The German international broadcaster "Deutsche Welle" reported in 2017 that every 30 minutes a woman in Kyrgyzstan is being abducted and forced to marry. Young women being dragged into cars on the open road, usually by several men, and taken to their future husband's parents’ house – this is not regarded as a crime by many Kyrgyz, but rather as the preservation of a tradition.
However, a look into the past reveals that the custom never existed in this specific form before. It was only after the collapse of the Soviet Union at the beginning of the 1990s that the number of bride abductions in Kyrgyzstan increased sharply due to social upheavals, increasing poverty and inappropriate return to alleged national traditions. Without doubt there have been abductions before but to a much lesser extent. In the magazine "Human rights for women" published by the women's rights organisation Terre des Femmes, author Anja Heifel describes this custom as an expression of wrongly understood masculinity and the subordinate gender role of women. In her opinion, the custom is an exciting change in the everyday life for young men of marriageable age – and an “entertainment” at the expense of young women.
“A good marriage begins with tears”
The paradox of „Ala kachuu“: Even the female family members of the kidnapper, who have often been forced into marriage themselves, become perpetrators during this patriarchal practice. It is their task to persuade the abducted woman in the kidnapper's house to agree to the marriage. The "bride" often knows her kidnappers only briefly or not at all. She is detained for several days sometimes and in some cases even raped.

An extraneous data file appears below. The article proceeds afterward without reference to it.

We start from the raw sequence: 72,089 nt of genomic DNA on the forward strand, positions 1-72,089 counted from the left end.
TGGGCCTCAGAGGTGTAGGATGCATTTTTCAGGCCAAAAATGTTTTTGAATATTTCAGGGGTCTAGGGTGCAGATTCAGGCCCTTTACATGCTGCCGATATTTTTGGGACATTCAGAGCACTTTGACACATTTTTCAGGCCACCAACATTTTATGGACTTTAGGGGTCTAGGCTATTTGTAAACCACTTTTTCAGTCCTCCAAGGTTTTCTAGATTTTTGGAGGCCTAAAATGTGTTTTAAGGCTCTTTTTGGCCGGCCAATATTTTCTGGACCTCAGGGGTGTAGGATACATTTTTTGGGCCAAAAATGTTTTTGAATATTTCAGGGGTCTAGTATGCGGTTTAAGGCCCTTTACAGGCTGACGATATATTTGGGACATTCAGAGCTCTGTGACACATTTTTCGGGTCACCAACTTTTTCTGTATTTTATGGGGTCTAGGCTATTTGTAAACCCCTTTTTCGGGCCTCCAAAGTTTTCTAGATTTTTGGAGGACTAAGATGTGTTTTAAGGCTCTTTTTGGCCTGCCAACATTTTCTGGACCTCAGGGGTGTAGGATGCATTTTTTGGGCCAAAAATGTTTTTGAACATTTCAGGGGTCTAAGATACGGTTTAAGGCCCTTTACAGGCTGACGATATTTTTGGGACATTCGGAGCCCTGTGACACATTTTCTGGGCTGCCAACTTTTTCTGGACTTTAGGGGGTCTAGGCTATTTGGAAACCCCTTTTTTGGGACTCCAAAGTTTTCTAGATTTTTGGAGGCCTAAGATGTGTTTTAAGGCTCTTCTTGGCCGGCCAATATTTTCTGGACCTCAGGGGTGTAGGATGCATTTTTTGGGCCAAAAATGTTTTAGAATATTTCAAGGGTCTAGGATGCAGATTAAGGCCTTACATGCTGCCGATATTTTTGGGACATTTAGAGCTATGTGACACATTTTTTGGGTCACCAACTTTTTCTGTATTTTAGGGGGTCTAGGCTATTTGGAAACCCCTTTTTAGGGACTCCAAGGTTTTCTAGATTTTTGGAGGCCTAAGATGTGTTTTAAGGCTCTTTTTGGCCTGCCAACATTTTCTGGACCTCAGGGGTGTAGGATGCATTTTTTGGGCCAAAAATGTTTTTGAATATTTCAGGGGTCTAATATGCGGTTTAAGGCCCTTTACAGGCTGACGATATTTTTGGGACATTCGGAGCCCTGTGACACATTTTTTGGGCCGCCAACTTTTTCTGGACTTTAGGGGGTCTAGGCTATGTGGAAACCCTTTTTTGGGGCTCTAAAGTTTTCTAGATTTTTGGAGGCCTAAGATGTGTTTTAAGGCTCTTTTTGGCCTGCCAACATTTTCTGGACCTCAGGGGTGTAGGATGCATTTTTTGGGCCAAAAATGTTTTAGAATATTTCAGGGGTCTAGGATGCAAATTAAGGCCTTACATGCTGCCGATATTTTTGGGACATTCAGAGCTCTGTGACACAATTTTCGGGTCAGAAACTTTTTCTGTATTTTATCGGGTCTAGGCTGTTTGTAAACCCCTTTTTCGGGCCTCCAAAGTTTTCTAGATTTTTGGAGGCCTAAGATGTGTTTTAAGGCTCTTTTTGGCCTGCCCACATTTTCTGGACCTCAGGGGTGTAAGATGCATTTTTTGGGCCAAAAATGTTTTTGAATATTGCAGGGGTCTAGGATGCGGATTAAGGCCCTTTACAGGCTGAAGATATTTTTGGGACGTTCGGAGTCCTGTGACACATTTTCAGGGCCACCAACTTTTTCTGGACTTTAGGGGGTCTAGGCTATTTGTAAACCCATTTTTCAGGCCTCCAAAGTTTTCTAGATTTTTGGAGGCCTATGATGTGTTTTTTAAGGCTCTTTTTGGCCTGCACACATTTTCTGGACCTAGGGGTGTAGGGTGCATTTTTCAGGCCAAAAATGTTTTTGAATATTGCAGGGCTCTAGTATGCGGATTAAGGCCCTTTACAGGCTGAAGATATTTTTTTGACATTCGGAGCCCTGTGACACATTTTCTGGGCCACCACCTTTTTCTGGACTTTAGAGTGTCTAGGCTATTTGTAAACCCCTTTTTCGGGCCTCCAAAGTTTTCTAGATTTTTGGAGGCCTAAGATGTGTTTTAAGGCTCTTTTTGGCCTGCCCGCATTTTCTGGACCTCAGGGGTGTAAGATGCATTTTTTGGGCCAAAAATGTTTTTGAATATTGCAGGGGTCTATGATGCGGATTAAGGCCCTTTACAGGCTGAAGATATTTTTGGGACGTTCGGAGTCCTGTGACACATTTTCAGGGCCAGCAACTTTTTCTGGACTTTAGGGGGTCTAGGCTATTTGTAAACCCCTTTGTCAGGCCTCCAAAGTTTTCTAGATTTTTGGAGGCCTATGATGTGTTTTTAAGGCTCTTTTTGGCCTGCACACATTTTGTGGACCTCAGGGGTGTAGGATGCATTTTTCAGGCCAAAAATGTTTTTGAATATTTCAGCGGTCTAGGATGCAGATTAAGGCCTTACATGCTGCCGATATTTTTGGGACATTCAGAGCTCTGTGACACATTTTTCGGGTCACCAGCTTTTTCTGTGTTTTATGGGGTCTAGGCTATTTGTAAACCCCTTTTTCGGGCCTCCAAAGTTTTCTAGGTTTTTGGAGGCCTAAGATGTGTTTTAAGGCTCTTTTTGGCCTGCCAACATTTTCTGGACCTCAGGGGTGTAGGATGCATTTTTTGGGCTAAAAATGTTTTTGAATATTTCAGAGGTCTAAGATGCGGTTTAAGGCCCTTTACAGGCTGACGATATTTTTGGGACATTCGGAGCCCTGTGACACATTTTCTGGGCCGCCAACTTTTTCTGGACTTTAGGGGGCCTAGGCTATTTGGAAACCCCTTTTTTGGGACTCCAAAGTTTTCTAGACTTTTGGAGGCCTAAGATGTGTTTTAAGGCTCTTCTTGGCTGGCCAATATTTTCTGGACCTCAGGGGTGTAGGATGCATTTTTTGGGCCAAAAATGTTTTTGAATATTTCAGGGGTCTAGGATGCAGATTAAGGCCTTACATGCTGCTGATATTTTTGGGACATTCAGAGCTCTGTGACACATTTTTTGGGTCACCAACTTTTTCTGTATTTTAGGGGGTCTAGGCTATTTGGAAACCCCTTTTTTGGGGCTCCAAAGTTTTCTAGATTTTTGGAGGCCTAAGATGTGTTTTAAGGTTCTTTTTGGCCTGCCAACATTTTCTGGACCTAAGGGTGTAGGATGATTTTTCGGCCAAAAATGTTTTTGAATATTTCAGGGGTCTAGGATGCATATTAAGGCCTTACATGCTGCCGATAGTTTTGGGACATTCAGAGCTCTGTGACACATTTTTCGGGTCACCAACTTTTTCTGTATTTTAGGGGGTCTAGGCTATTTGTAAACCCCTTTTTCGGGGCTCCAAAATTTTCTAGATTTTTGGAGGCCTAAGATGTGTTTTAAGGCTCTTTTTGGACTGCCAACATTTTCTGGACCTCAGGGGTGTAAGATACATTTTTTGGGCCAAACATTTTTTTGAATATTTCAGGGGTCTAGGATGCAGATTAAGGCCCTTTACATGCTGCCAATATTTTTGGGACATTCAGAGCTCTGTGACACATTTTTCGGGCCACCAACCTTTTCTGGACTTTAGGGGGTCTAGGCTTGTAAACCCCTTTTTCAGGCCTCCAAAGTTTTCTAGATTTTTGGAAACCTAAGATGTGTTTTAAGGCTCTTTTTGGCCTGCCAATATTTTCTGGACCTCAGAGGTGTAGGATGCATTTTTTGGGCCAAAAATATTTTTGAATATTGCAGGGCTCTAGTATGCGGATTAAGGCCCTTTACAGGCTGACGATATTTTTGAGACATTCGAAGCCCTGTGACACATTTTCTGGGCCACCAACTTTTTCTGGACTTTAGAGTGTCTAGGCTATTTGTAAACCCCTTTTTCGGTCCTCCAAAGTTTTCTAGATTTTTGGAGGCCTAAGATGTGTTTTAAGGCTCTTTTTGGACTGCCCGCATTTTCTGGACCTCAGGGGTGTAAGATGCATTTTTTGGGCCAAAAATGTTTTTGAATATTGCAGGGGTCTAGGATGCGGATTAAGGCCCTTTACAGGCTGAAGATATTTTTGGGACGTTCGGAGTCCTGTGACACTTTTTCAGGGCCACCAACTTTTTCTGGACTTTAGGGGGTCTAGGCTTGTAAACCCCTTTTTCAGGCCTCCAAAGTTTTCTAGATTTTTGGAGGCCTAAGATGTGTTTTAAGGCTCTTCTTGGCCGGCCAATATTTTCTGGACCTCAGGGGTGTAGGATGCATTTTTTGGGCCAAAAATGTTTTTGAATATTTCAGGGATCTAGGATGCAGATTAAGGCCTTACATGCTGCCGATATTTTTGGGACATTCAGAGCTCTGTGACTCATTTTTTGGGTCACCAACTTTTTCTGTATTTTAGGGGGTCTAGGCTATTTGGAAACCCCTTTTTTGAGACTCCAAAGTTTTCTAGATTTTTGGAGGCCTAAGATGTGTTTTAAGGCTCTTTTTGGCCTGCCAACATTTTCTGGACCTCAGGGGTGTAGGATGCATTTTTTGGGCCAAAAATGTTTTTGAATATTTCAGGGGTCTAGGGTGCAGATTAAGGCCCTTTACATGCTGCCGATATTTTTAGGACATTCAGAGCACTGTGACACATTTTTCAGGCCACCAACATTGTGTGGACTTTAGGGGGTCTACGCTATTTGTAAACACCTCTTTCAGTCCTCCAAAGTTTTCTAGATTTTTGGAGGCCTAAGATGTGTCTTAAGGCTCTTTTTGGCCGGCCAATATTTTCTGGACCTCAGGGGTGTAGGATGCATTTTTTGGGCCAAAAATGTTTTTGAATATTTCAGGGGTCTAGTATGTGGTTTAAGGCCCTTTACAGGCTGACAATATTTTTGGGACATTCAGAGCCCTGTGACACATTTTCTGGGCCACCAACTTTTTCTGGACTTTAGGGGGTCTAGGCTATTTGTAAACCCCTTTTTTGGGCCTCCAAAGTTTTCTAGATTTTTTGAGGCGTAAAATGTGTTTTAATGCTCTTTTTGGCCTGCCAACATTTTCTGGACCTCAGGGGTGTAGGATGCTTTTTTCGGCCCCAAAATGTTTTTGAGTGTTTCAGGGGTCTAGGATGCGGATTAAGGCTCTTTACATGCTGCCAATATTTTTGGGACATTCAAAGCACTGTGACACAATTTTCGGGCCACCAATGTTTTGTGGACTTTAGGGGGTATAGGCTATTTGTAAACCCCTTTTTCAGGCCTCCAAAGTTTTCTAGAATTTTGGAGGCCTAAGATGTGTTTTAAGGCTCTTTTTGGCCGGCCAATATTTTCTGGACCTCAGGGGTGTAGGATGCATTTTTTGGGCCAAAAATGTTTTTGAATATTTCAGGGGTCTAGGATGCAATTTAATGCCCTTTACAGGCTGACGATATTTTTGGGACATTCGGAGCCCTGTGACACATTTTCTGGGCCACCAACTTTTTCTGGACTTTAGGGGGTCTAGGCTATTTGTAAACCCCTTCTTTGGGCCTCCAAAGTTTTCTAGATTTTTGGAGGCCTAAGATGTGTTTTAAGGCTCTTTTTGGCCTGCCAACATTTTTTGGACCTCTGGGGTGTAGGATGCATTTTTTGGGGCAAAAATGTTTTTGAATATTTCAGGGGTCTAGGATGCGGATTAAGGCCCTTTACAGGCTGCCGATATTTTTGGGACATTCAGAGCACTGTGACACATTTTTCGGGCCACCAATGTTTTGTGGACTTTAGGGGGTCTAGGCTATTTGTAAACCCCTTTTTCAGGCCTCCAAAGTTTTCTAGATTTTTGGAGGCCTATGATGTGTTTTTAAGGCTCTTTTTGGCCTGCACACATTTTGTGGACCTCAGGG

A return to the parents' house, on the other hand, becomes impossible after spending one night in the house of the unknown man. The social stigma in a would be too grave. Women therefore often do not contradict their fate. Despite the fact that even in independent Kyrgyzstan a forced marriage is subject to criminal penalties. But only in very few cases the deprivation of liberty ends with criminal prosecution. A Kyrgyz saying gets to the heart of this powerlessness: "A good marriage begins with tears".
Svetlana, former participant of ifa’s CrossCulture Programme, does not want to accept this understanding of roles. Especially after coming dauntingly close to “Ala kachuu” during her studies in the Kyrgyz capital Bishkek. Back then, several young men tried to kidnap her friend and roommate. “On TV, bride abduction seems far away from one’s personal fate. But when it happens in your immediate proximity, the view changes. That touched me deeply”, Svetlana remembers this moment. With combined forces, the two students managed to prevent the kidnappers from carrying out their plan. However, the uncomfortable feeling stayed. “The tragedy of this story is that my roommate actually married her kidnapper a few months later”, says Svetlana. Since then, all contact has been lost between the two friends.